Last week, China and Taiwan held their highest level talks in six years.
The meeting between Chinese President Xi Jinping and Eric Chu, the leader of Taiwan’s ruling party, has raised the prospect of improved relations between the two sides. Increased economic cooperation with China may prove controversial in Taiwan where many people fear growing dependence on Beijing could prove the first step towards reunification, something that is widely opposed.
China still views Taiwan as a breakaway province and the situation is generally regarded as one of the greatest flashpoints in US-China relations. Even though ties between Taipei and Beijing have steadily improved in recent years, China has never ruled out the possibility of invasion and has continued acquiring the military capability to do so .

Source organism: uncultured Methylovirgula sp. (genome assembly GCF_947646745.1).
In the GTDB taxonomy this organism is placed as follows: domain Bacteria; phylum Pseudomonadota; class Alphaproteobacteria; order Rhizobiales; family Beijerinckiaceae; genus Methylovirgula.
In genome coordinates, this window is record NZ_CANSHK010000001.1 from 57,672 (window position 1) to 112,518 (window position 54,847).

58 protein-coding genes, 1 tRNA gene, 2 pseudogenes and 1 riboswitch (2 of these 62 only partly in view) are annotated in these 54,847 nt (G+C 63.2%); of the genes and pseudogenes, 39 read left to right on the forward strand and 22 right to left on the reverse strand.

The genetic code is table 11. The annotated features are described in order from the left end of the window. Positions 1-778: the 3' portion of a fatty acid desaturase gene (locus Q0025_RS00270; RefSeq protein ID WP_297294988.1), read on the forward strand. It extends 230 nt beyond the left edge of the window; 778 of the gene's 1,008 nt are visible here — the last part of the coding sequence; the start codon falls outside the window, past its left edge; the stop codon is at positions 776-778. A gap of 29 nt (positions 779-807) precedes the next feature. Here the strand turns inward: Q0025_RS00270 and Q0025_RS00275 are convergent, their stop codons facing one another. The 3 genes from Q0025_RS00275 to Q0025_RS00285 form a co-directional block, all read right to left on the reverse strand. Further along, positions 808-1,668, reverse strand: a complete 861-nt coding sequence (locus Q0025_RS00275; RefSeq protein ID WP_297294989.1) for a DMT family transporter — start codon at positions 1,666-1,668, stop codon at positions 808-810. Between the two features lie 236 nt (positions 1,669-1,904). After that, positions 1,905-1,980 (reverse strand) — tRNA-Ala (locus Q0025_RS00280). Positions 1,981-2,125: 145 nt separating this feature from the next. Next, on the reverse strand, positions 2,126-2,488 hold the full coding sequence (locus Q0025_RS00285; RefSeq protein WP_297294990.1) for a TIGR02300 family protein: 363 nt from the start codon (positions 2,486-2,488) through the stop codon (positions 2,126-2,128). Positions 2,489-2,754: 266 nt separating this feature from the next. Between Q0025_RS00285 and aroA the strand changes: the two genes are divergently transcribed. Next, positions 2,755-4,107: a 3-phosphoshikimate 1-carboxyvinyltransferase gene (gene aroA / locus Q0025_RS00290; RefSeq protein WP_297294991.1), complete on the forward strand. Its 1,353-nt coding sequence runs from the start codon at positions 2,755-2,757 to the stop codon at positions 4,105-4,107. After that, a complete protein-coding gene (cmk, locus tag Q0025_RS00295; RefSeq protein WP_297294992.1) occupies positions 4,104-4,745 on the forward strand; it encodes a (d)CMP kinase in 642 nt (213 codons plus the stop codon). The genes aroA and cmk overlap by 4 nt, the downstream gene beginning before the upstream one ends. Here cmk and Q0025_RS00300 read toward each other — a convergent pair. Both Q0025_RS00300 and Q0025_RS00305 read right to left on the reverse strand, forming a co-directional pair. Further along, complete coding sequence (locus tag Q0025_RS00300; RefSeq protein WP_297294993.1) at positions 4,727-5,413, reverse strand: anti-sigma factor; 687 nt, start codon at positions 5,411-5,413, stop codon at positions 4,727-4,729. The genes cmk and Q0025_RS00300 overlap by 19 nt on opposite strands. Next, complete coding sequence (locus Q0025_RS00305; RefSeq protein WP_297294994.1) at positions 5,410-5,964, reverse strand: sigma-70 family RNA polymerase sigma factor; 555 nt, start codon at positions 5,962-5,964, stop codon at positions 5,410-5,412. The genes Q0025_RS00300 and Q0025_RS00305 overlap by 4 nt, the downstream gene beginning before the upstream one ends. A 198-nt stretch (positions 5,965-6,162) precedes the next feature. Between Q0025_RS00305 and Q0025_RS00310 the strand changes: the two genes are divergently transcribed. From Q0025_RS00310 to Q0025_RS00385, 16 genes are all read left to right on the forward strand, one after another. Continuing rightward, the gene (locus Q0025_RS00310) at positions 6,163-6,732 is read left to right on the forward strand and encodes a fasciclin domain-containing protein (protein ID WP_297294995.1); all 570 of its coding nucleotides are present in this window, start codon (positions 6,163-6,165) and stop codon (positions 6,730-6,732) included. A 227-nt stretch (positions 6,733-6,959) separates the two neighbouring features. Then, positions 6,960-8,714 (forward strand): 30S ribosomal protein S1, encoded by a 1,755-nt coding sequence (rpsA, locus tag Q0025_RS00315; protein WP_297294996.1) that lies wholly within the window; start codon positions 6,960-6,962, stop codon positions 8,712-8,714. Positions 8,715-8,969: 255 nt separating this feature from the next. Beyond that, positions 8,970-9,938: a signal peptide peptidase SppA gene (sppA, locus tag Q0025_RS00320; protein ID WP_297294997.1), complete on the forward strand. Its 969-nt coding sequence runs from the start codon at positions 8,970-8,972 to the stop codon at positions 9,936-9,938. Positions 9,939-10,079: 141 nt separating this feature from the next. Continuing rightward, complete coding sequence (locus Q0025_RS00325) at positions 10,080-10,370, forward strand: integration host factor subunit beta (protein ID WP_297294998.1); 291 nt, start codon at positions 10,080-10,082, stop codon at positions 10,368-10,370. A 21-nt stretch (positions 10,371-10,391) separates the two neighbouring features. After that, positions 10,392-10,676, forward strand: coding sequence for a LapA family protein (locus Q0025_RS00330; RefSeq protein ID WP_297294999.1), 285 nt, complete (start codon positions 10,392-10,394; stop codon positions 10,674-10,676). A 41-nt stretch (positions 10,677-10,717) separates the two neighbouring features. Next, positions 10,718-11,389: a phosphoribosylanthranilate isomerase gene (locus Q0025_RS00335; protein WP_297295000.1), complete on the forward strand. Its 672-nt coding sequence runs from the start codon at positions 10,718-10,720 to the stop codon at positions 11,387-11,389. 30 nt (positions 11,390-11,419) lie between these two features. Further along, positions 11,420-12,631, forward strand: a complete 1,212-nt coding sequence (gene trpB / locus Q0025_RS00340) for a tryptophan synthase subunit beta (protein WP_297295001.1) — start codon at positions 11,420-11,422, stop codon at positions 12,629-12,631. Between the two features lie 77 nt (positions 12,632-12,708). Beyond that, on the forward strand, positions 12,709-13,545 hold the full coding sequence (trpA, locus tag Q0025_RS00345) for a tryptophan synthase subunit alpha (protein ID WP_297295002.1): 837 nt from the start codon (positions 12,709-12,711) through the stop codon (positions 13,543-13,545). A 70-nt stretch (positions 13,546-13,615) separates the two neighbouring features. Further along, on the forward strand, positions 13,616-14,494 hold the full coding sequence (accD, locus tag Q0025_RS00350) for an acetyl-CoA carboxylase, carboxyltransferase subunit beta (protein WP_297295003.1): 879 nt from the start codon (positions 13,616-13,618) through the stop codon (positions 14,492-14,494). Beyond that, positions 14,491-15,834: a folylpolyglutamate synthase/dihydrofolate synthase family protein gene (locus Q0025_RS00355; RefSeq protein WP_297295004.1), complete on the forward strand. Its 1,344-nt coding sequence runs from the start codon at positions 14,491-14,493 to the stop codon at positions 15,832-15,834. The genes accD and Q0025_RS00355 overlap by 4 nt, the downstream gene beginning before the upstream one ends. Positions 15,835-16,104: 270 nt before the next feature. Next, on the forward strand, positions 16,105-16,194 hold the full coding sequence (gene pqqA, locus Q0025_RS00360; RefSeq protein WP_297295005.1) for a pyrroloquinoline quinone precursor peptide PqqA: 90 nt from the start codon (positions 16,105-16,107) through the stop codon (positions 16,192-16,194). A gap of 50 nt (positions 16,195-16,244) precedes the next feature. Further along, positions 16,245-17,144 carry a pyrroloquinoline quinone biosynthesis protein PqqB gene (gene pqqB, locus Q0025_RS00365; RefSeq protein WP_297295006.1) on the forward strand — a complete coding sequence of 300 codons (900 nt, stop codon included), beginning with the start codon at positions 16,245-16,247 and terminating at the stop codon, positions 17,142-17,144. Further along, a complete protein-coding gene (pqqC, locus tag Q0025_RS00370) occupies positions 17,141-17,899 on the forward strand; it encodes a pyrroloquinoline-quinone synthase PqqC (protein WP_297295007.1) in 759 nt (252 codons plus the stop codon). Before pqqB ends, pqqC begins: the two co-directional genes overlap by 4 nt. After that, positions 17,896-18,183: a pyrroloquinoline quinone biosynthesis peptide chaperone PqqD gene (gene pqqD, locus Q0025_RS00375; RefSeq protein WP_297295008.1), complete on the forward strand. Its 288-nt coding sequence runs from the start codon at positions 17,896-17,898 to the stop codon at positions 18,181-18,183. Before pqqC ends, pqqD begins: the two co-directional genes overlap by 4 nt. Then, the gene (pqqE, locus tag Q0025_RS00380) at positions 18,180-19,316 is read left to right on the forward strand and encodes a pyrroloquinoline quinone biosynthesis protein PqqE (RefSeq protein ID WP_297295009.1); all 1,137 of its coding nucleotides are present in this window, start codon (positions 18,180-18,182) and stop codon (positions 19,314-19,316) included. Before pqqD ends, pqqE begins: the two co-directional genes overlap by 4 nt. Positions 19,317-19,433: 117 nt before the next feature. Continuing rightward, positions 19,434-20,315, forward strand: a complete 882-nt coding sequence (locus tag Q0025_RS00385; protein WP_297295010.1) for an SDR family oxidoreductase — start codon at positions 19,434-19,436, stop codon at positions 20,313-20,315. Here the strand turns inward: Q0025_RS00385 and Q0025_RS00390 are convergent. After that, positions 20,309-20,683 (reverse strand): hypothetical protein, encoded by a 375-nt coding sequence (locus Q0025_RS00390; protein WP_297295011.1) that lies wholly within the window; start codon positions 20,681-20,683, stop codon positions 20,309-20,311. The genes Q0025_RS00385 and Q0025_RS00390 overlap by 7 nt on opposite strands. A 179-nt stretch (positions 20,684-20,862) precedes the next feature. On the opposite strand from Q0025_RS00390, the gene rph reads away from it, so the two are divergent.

Tensions have also grown due to China’s territorial claims and aspirations in the South China Sea, something which has prompted Japan to cast aside its postwar pacifism. China has continued enhancing and modernizing its military. Even though the possibility of China taking Taiwan by force is extremely low, the military balance in the Taiwan Strait is now firmly in China’s favour.
This chart shows the military forces of China and Taiwan in comparison.
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